Look for Azamara Club Cruises to become an even more formidable cruise competitor, as it adds a third boutique-style ship, Azamara Pursuit, to its fleet.
As Travel Agent reported earlier today, the new ship will allow the line to add 61 new destinations including many destinations in South America, Greece and other off-the-beaten-path spots across the globe.
Cruise Editor Susan J. Young spoke today briefly with Larry Pimentel, the line’s president and CEO, and here are highlights:
Beloved R-Class Ships: As agents know, Azamara's third ship is one of eight former R-class ships of the now defunct Renaissance Cruises, which built a modern fleet extremely quickly and suddenly ceased operations after 9/11.
Pimentel says Azamara Pursuit is the former R-8, the newest of those ships. Azamara Journey and Azamara Quest are the former R-6 and R-7. "Guests love the size of those ships because we’re not too small and not too big,” says Pimentel.
Ship Updates and Pricing: Recently, Azamara updated and sizably renovated/refurbished its two existing ships, stern to bow, including all staterooms and suites.
Pimentel says the ships were, in many ways, reconstructed. “It’s been exceedingly well received," he says. That type of updating is also planned for the third ship.
One gleaning about the post-update opportunities? "Our price point has increased by over 100 percent," he says.
Right-Sized for More Destinations: Now with a bigger fleet and the opportunity to create a global footprint, “we’re sitting in the right spot – our sweet spot,” he notes, as the ships can go to many destinations bigger ships can’t.
Highlights of the new itineraries include the line’s first voyage to Peru with an overnight experience to Machu Picchu, in-depth exploration of smaller Greek isles, and where Pimentel himself is eager to go to -- Iceland, with its fire and ice attractions.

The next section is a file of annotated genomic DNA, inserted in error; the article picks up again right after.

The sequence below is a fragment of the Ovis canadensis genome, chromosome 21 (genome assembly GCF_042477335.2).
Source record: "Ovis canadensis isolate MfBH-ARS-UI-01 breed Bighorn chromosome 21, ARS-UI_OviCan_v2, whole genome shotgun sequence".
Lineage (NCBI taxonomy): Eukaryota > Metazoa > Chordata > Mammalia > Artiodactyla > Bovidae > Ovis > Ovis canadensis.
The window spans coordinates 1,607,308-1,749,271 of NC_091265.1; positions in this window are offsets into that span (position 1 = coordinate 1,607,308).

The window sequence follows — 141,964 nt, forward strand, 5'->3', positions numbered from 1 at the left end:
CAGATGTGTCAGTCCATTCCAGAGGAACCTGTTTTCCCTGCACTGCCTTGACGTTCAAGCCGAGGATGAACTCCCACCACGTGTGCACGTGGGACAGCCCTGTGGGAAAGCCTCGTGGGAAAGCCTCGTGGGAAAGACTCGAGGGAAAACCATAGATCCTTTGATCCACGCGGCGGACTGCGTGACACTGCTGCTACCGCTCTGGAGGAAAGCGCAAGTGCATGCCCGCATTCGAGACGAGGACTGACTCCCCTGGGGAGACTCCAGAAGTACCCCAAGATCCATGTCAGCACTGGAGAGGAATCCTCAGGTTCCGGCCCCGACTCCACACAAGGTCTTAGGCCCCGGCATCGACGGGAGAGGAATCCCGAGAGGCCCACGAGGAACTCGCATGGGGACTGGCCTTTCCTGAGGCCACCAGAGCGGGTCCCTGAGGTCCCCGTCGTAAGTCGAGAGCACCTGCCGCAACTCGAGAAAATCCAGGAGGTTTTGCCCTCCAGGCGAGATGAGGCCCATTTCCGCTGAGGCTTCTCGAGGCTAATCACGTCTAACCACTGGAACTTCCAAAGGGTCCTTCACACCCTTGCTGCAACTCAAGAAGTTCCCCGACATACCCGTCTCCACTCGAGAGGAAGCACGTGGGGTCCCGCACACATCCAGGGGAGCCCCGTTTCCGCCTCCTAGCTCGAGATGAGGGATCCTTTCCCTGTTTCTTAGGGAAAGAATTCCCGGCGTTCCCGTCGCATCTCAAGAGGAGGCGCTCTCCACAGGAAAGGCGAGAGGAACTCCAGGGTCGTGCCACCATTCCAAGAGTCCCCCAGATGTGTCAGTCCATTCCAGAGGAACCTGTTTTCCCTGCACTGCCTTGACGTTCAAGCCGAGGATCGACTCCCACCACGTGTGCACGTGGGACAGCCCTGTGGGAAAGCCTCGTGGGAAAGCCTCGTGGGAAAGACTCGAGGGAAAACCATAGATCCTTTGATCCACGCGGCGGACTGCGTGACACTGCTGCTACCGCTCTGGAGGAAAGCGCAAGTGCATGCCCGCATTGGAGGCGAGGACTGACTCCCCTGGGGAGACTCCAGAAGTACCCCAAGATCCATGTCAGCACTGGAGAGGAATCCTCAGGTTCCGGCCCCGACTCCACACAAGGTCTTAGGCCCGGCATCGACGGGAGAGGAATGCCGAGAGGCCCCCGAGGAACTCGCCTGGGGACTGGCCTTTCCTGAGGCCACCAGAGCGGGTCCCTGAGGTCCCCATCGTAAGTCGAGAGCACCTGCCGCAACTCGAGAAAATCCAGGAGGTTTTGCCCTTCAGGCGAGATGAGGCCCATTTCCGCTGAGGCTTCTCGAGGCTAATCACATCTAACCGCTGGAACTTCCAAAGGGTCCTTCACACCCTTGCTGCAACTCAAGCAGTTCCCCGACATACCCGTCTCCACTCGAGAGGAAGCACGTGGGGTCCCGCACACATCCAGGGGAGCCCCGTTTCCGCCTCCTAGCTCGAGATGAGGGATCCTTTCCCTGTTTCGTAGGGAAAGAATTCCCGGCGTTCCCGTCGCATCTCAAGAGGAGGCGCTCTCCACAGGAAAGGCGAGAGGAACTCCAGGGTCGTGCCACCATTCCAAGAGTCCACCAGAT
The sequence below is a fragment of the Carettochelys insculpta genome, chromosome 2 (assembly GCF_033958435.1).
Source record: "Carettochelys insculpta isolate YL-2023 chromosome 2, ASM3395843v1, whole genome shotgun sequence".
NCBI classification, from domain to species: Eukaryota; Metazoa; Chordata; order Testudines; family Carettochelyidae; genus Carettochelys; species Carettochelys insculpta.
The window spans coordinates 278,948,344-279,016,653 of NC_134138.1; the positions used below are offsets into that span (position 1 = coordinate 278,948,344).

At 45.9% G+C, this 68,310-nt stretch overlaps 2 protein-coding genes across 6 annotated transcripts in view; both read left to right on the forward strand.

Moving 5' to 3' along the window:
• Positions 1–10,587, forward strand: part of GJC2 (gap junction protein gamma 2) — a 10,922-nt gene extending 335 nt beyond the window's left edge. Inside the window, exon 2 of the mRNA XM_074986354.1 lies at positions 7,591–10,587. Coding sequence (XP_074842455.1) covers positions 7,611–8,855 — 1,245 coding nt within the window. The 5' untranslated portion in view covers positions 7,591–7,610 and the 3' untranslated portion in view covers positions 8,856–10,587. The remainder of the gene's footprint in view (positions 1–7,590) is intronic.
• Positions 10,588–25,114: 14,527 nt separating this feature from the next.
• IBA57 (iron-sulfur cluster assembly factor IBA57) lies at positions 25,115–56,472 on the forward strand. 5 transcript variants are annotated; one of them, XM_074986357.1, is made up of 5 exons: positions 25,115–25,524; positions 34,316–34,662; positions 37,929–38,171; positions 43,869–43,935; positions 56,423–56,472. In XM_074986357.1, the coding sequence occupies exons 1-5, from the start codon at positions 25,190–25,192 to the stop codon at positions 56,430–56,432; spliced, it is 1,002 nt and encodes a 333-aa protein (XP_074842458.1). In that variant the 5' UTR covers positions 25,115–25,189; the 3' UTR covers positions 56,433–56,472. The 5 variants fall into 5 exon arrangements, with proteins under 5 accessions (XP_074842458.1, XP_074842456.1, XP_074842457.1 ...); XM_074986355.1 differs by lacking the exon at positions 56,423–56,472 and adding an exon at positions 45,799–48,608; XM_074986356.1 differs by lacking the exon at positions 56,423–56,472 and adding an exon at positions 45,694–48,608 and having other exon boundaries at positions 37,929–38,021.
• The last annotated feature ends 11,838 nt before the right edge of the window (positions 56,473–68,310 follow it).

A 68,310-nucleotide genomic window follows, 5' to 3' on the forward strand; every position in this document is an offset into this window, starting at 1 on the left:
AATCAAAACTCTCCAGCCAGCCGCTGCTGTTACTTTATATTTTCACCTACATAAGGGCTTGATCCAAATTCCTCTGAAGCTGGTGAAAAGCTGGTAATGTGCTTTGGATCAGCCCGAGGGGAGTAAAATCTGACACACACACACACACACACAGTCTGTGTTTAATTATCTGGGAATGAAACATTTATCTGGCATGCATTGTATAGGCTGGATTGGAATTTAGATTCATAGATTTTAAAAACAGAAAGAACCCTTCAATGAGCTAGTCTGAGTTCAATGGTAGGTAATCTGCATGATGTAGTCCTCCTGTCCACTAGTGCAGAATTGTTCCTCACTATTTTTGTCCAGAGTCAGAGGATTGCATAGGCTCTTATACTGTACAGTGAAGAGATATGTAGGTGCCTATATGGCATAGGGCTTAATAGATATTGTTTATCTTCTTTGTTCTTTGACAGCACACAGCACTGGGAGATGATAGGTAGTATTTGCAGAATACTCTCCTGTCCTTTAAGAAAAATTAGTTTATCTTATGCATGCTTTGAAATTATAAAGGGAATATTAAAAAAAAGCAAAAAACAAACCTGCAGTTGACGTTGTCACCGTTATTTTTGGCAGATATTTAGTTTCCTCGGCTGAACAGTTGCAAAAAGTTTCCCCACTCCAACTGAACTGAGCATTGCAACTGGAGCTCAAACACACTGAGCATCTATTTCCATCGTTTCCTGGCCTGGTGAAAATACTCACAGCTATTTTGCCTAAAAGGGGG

The brand’s own sister lines, Celebrity Cruises and Royal Caribbean International, can’t go into 50 percent of the new ports that Azamara is adding, he says.
That could be because of the ship's draw, lack of port infrastructure and docking facilities, not-as-well-developed ground operations to handle thousands of guests or navigation issues.
The Draw of Programming: But Pimentel says it’s not just the ship, its size and the ability to effectively navigate into off-the-beaten-path ports. “What we do with the ship when we get to the destination, that’s what makes this product ‘hum,’” says Pimentel.
He gives the example of the special Cuba night experience at the Tropicana and says the line stays in Havana for three days.
Azamara's "Cruise Global, Connect Local" programming includes everything from AzAmazing Evenings, more overnights in port, late night stays in port, shore experiences with an authentic component, and overnights off the ship in certain destinations.
The addition of Azamara Pursuit will create 48 new late-night experiences, 19 new itineraries and 15 maiden calls. Pimentel says his guests are collectors – collectors of not just countries, but also ports, noting that one can visit the U.S. but going to Los Angeles and going to New York are two different experiences.
In addition, with 50 percent growth in guest capacity, it opens up more revenue opportunities for both agents and the line. He said the line is very full, often "heavily wait listed, so the addition of this kind of capacity is amazing."
Destination Immersion: Pimentel told Travel Agent that Azamara recently received official government licensing for use of the phrase “destination immersion," based on the line’s longer stays, more overnights and night touring all over the world.
Boomers Rule: Pimentel says there’s a media fascination and focus on Millennials, but “our average guest is 64 and it’s a Boomer audience.” He says they have more time and more money than any other sector.
That said, Pimentel himself has five Millennial children. and he says “they love the Azamara experience, they love getting off and exploring at night." They also like to take the biking tours.
He said most of the line's Millennial guests book shorter voyages, such as the four- to five-night cruise from Miami to Havana.
One plus for agents? Twenty-two percent of Azamara’s guests are either ‘new to cruise” or “new to the brand,” so plenty of opportunities for moving land-based guests to sea, or selling up from a contemporary or premium brand.